Whether Hong Kong culture and values will endure beyond 2047 ultimately depends on ourselves - provided we don't allow bigotry, narrow-mindedness and complacency to get the better of our good sense, tolerance and compassion for those less fortunate than ourselves.

Regina Ip Lau Suk-yee is a legislator and chair of the New People's Party


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"historically, Hong Kong has always been part of China."
This is an ambiguous statement. We know that for the last 150+ years prior to 1997 it was not part of China. We also know that Chinese territories now under PRC control, such as Tibet and Xinjiang were not part of China during the Chou, Ch'in, Han, Six Dynasties, Sui, Tang, Five Dynasties, Sung, Southern Sung and Ming Dynasties and were only part of what is now referred to as China during the Yuan Dynasty (ruled by Mongolians) and the Qing Dynasty (ruled by Manchurians).We know parts of Vietnam and Burma used to be part of China. In this context its difficult to even define "China" as it changed in geography and ethnic leadership so many times. The fact of the matter is we must look at what is present now. What people, culture, values, lifestyle exists in the present and not revert to some ancient claim to justify how things should be now. The trade and investment with China has always been two way and from the early reform period until the present, Hong Kong investors remain China's largest foreign investor class. Hong Kong prospers and exists today because of the way it has developed, both politically and economically. However, things have become worse since the handover, so to preserve Hong Kong and what we have we should indeed be resisting pressure from the undemocratic Mainland to tell us how our democracy should look. China is also setting a poor example for Taiwan. What will HK do if China fails?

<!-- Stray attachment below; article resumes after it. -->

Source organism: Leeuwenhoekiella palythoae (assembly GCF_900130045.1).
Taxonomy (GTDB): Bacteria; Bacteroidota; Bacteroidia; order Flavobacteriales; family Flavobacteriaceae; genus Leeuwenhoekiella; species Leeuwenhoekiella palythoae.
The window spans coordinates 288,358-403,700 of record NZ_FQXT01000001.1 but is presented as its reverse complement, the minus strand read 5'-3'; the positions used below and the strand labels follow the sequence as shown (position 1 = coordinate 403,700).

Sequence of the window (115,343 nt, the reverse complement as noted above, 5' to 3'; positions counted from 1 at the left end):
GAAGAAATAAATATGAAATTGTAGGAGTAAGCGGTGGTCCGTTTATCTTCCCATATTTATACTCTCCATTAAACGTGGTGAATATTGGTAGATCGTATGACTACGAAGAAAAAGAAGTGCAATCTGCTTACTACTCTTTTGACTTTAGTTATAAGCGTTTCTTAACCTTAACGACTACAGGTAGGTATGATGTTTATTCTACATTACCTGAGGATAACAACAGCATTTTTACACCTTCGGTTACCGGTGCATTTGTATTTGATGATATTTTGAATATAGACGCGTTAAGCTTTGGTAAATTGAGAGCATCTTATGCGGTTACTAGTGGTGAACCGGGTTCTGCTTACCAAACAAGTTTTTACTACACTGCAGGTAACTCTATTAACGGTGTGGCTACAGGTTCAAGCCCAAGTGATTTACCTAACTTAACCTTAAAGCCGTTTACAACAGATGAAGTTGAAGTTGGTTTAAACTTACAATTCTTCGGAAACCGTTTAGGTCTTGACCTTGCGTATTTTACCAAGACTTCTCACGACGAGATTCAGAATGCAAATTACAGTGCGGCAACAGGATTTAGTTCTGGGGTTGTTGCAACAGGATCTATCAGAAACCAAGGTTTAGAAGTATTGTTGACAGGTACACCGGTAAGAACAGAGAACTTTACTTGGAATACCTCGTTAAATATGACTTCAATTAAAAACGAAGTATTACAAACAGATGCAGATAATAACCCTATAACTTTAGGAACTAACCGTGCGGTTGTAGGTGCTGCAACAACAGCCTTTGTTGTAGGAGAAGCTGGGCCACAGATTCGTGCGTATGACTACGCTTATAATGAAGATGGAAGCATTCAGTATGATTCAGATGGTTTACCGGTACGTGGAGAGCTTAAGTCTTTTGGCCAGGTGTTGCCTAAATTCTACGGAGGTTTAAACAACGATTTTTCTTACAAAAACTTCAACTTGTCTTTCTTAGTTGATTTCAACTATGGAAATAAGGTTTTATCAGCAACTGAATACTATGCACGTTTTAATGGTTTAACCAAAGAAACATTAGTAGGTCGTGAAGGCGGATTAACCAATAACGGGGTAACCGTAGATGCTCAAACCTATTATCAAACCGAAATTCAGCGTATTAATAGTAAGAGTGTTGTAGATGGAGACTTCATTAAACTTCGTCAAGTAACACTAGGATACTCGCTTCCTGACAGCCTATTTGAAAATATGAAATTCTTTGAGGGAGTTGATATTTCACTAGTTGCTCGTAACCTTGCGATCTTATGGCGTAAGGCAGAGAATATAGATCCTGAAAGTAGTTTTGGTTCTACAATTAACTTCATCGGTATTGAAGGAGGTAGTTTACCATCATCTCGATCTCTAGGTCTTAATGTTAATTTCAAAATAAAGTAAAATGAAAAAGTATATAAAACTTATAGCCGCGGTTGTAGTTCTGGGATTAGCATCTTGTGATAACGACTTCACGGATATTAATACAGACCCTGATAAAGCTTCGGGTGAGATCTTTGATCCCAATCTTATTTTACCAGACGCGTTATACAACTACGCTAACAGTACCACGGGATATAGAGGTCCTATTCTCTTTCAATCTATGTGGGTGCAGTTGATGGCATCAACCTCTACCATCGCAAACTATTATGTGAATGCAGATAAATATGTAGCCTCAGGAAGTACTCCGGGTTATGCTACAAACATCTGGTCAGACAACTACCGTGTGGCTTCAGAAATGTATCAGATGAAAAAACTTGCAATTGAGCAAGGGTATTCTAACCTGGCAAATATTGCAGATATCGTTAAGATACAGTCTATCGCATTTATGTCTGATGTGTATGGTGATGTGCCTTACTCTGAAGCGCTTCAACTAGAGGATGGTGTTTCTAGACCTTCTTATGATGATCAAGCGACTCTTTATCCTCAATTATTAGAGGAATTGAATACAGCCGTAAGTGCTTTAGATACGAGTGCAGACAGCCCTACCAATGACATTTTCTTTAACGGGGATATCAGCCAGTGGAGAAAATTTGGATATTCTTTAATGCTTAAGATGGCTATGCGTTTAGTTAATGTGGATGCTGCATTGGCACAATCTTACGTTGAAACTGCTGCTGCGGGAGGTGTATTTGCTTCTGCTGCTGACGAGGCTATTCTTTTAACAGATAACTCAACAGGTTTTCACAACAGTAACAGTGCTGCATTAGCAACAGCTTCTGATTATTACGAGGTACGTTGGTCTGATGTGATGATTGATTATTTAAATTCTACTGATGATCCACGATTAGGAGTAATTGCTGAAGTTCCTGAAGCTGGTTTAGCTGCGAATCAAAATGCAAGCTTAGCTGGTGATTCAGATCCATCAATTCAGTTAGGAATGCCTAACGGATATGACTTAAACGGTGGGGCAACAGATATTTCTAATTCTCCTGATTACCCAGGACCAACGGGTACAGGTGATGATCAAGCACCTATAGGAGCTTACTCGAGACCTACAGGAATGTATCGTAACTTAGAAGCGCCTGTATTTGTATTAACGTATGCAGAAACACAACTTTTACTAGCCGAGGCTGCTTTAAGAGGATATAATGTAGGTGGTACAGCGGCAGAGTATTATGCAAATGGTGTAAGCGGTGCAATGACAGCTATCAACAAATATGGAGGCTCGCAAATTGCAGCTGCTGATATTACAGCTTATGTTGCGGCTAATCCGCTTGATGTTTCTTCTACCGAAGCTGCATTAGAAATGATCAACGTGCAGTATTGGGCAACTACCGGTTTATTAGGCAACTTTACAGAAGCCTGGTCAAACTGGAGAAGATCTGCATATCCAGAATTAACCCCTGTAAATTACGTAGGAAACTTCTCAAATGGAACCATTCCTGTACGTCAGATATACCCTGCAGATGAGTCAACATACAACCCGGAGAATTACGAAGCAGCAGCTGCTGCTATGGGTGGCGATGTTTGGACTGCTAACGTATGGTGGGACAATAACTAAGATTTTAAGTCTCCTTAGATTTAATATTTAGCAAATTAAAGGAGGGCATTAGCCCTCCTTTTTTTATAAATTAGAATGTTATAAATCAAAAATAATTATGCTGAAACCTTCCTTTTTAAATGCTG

Always historically ? Regina Ip, as a Director rank official declaring loyalty to Her Majesty, YOU were part of the Administration when Hong Kong was NOT a part of China !
Wow, I disagree with most of the points.. :) It's not that difficult to define China really. Yes, she has a long history, over 5000 years in fact.. but how far back do you want to go? Let's just go back to 1971 when the PRC joined the UN as the master of China.. Tibet, Xinjiang, and Taiwan are points of contention but no other country actually disputes the facts that these 'territories' belong to China..
On this point here " Hong Kong prospers and exists today because of the way it has developed, both politically and economically. ".. I want to add few bullet points..
The factors that made HK rich:
..because of talents, cash imported from ROC when the mainland fell to the communist (Taiwan benefited enormous from the KMT gov enough though my Taiwanese 'Green Gang' frens would vehemently deny this)..
..before the PRC opened it's 'doors' for foreign trade HK was the only open 'gate' for the import and export from China.
"Hong Kong people just want clean, accountable and competent local government. We just want to elect our own own mayor. ".. fair enough and all the above points taken..!
But how do you ensure those people who waves 'colonial flags' and those who want to stir up emotions just to win votes (ala DPP in Taiwan) from being elected..
"Always historically ? Regina Ip, as a Director rank official declaring loyalty to Her Majesty, YOU were part of the Administration when Hong Kong was NOT a part of China !"

Regina is a total opportunist. She's also arrogant, manipulative, and self serving. She would be a terrible Chief Executive. We already saw how bad her performance was in 2003 when she was the head of the Security Bureau.

I also agree with XYZ that everything about this article was reasonable until she had to make that infuriating remark "whether Hong Kong culture and values will endure beyond 2047 ultimately depends on ourselves"

She even has to refer to a reader that Hong Kong had benefited tremendously from the Brits. She couldn't say the truth herself.
Why doesn't Hong Kong have any long term heavy industry or hi tech industry but the fragile service industry ?
Because Britain took all the money away from Hong Kong to fill up Britain's treasury.
Well put, Regina. Hong Kong culture and values are variations of a China theme.
Hate China readers in these pages are illiterates. None of them read Tang poems, Analects and Romance of the Three Kingdoms. I never talked back to my late parents disrespectfully, let alone yelled and screamed at them. And I don't know what core values -- democracy, transparency, etc., always regurgitated in the same meaningless slogans by mindless zombies, are all about.
I always introduce myself to foreigners as a Chinese from Hong Kong. I share with Westerners the pride in their cultural giants, John Locke, Kant, Newton, Einstein and Beethoven, about whom I am sure that leaders of HK bananas such as Ms. Anson Chan know absolutely nothing.
Ugh Regina again.
XYZ well said.